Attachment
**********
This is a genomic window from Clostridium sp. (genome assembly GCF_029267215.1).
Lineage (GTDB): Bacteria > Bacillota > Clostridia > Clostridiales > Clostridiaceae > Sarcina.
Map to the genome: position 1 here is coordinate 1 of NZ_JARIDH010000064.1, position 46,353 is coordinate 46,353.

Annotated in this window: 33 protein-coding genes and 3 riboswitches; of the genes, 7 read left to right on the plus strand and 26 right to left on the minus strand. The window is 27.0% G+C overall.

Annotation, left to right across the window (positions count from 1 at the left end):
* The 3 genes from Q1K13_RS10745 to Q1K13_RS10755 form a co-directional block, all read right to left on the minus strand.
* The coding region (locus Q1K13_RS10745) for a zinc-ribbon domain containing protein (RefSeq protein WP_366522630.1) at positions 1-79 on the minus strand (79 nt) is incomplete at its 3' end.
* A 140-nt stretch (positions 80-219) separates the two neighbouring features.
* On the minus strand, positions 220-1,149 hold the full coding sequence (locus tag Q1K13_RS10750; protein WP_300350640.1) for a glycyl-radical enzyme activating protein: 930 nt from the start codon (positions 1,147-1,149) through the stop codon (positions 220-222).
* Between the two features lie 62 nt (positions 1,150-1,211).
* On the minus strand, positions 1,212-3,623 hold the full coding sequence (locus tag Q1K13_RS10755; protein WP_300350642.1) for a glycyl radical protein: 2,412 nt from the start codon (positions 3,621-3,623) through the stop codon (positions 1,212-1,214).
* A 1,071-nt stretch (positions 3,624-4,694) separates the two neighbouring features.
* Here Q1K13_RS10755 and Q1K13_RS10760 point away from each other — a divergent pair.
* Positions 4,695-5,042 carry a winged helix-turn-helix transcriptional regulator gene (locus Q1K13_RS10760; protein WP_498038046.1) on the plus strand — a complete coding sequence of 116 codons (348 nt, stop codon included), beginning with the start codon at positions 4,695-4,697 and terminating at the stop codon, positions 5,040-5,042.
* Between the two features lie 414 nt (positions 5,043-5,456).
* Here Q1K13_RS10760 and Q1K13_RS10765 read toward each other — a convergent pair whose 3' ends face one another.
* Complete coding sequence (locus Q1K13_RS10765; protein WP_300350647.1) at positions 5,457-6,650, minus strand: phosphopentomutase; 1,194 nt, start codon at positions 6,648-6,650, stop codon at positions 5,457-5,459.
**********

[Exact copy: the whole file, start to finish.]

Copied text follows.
This is a genomic window from Clostridium sp. (genome assembly GCF_029267215.1).
Lineage (GTDB): Bacteria > Bacillota > Clostridia > Clostridiales > Clostridiaceae > Sarcina.
Map to the genome: position 1 here is coordinate 1 of NZ_JARIDH010000064.1, position 46,353 is coordinate 46,353.

Annotated in this window: 33 protein-coding genes and 3 riboswitches; of the genes, 7 read left to right on the plus strand and 26 right to left on the minus strand. The window is 27.0% G+C overall.

Annotation, left to right across the window (positions count from 1 at the left end):
* The 3 genes from Q1K13_RS10745 to Q1K13_RS10755 form a co-directional block, all read right to left on the minus strand.
* The coding region (locus Q1K13_RS10745) for a zinc-ribbon domain containing protein (RefSeq protein WP_366522630.1) at positions 1-79 on the minus strand (79 nt) is incomplete at its 3' end.
* A 140-nt stretch (positions 80-219) separates the two neighbouring features.
* On the minus strand, positions 220-1,149 hold the full coding sequence (locus tag Q1K13_RS10750; protein WP_300350640.1) for a glycyl-radical enzyme activating protein: 930 nt from the start codon (positions 1,147-1,149) through the stop codon (positions 220-222).
* Between the two features lie 62 nt (positions 1,150-1,211).
* On the minus strand, positions 1,212-3,623 hold the full coding sequence (locus tag Q1K13_RS10755; protein WP_300350642.1) for a glycyl radical protein: 2,412 nt from the start codon (positions 3,621-3,623) through the stop codon (positions 1,212-1,214).
* A 1,071-nt stretch (positions 3,624-4,694) separates the two neighbouring features.
* Here Q1K13_RS10755 and Q1K13_RS10760 point away from each other — a divergent pair.
* Positions 4,695-5,042 carry a winged helix-turn-helix transcriptional regulator gene (locus Q1K13_RS10760; protein WP_498038046.1) on the plus strand — a complete coding sequence of 116 codons (348 nt, stop codon included), beginning with the start codon at positions 4,695-4,697 and terminating at the stop codon, positions 5,040-5,042.
* Between the two features lie 414 nt (positions 5,043-5,456).
* Here Q1K13_RS10760 and Q1K13_RS10765 read toward each other — a convergent pair whose 3' ends face one another.
* Complete coding sequence (locus Q1K13_RS10765; protein WP_300350647.1) at positions 5,457-6,650, minus strand: phosphopentomutase; 1,194 nt, start codon at positions 6,648-6,650, stop codon at positions 5,457-5,459.